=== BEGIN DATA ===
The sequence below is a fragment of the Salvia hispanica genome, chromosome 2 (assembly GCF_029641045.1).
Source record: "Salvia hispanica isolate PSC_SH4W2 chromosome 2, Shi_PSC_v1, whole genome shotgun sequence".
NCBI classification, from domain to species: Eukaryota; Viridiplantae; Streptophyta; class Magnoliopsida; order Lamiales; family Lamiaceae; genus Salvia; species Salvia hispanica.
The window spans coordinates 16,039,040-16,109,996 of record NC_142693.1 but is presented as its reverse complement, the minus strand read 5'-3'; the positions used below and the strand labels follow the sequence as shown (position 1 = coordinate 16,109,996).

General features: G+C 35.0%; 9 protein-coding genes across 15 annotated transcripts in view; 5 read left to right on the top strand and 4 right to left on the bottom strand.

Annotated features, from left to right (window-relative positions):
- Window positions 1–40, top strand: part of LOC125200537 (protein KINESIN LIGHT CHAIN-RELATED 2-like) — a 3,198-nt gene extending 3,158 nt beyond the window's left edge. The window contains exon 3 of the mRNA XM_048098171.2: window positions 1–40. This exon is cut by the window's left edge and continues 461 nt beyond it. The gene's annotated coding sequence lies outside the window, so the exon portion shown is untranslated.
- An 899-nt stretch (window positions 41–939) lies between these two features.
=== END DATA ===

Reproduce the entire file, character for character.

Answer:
The sequence below is a fragment of the Salvia hispanica genome, chromosome 2 (assembly GCF_029641045.1).
Source record: "Salvia hispanica isolate PSC_SH4W2 chromosome 2, Shi_PSC_v1, whole genome shotgun sequence".
NCBI classification, from domain to species: Eukaryota; Viridiplantae; Streptophyta; class Magnoliopsida; order Lamiales; family Lamiaceae; genus Salvia; species Salvia hispanica.
The window spans coordinates 16,039,040-16,109,996 of record NC_142693.1 but is presented as its reverse complement, the minus strand read 5'-3'; the positions used below and the strand labels follow the sequence as shown (position 1 = coordinate 16,109,996).

General features: G+C 35.0%; 9 protein-coding genes across 15 annotated transcripts in view; 5 read left to right on the top strand and 4 right to left on the bottom strand.

Annotated features, from left to right (window-relative positions):
- Window positions 1–40, top strand: part of LOC125200537 (protein KINESIN LIGHT CHAIN-RELATED 2-like) — a 3,198-nt gene extending 3,158 nt beyond the window's left edge. The window contains exon 3 of the mRNA XM_048098171.2: window positions 1–40. This exon is cut by the window's left edge and continues 461 nt beyond it. The gene's annotated coding sequence lies outside the window, so the exon portion shown is untranslated.
- An 899-nt stretch (window positions 41–939) lies between these two features.